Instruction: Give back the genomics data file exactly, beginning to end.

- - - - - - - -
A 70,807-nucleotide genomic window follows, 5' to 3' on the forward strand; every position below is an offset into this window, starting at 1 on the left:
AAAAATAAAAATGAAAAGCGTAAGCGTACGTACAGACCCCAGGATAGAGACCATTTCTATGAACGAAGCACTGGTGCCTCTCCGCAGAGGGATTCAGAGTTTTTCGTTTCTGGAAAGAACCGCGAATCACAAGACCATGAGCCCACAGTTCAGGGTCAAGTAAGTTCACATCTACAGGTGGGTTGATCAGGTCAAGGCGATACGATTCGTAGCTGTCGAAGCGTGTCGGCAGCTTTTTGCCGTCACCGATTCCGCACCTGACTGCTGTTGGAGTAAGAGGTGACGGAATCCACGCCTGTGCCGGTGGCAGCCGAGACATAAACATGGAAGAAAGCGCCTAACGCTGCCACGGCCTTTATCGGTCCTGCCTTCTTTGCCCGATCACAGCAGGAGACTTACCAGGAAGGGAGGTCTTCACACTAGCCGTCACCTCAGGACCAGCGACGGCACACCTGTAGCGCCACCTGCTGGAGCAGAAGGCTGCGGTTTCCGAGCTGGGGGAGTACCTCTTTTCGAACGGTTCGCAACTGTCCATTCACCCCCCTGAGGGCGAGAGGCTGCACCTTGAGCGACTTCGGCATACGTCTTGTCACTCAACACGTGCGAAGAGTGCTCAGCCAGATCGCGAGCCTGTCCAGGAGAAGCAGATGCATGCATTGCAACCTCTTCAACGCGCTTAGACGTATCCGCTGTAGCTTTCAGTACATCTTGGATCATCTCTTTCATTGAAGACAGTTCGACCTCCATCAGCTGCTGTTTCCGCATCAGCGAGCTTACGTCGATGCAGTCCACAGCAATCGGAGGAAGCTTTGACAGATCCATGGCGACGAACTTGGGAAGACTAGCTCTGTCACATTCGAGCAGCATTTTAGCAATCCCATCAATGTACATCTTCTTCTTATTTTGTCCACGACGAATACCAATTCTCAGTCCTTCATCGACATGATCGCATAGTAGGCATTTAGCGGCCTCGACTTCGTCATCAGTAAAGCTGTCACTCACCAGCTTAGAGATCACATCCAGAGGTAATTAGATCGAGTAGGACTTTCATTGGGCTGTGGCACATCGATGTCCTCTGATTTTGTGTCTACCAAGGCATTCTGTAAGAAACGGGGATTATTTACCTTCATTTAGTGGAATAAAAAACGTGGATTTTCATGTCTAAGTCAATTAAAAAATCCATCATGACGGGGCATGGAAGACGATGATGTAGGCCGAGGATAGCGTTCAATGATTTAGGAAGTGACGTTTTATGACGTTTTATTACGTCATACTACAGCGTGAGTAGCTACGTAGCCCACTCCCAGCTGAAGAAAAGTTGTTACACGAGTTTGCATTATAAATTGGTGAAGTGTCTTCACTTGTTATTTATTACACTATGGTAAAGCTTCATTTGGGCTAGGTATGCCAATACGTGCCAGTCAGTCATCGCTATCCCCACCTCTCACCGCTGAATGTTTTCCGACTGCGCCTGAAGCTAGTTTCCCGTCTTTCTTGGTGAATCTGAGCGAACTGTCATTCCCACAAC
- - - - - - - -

A 70,807-nucleotide genomic window follows, 5' to 3' on the forward strand; every position below is an offset into this window, starting at 1 on the left:
AAAAATAAAAATGAAAAGCGTAAGCGTACGTACAGACCCCAGGATAGAGACCATTTCTATGAACGAAGCACTGGTGCCTCTCCGCAGAGGGATTCAGAGTTTTTCGTTTCTGGAAAGAACCGCGAATCACAAGACCATGAGCCCACAGTTCAGGGTCAAGTAAGTTCACATCTACAGGTGGGTTGATCAGGTCAAGGCGATACGATTCGTAGCTGTCGAAGCGTGTCGGCAGCTTTTTGCCGTCACCGATTCCGCACCTGACTGCTGTTGGAGTAAGAGGTGACGGAATCCACGCCTGTGCCGGTGGCAGCCGAGACATAAACATGGAAGAAAGCGCCTAACGCTGCCACGGCCTTTATCGGTCCTGCCTTCTTTGCCCGATCACAGCAGGAGACTTACCAGGAAGGGAGGTCTTCACACTAGCCGTCACCTCAGGACCAGCGACGGCACACCTGTAGCGCCACCTGCTGGAGCAGAAGGCTGCGGTTTCCGAGCTGGGGGAGTACCTCTTTTCGAACGGTTCGCAACTGTCCATTCACCCCCCTGAGGGCGAGAGGCTGCACCTTGAGCGACTTCGGCATACGTCTTGTCACTCAACACGTGCGAAGAGTGCTCAGCCAGATCGCGAGCCTGTCCAGGAGAAGCAGATGCATGCATTGCAACCTCTTCAACGCGCTTAGACGTATCCGCTGTAGCTTTCAGTACATCTTGGATCATCTCTTTCATTGAAGACAGTTCGACCTCCATCAGCTGCTGTTTCCGCATCAGCGAGCTTACGTCGATGCAGTCCACAGCAATCGGAGGAAGCTTTGACAGATCCATGGCGACGAACTTGGGAAGACTAGCTCTGTCACATTCGAGCAGCATTTTAGCAATCCCATCAATGTACATCTTCTTCTTATTTTGTCCACGACGAATACCAATTCTCAGTCCTTCATCGACATGATCGCATAGTAGGCATTTAGCGGCCTCGACTTCGTCATCAGTAAAGCTGTCACTCACCAGCTTAGAGATCACATCCAGAGGTAATTAGATCGAGTAGGACTTTCATTGGGCTGTGGCACATCGATGTCCTCTGATTTTGTGTCTACCAAGGCATTCTGTAAGAAACGGGGATTATTTACCTTCATTTAGTGGAATAAAAAACGTGGATTTTCATGTCTAAGTCAATTAAAAAATCCATCATGACGGGGCATGGAAGACGATGATGTAGGCCGAGGATAGCGTTCAATGATTTAGGAAGTGACGTTTTATGACGTTTTATTACGTCATACTACAGCGTGAGTAGCTACGTAGCCCACTCCCAGCTGAAGAAAAGTTGTTACACGAGTTTGCATTATAAATTGGTGAAGTGTCTTCACTTGTTATTTATTACACTATGGTAAAGCTTCATTTGGGCTAGGTATGCCAATACGTGCCAGTCAGTCATCGCTATCCCCACCTCTCACCGCTGAATGTTTTCCGACTGCGCCTGAAGCTAGTTTCCCGTCTTTCTTGGTGAATCTGAGCGAACTGTCATTCCCACAAC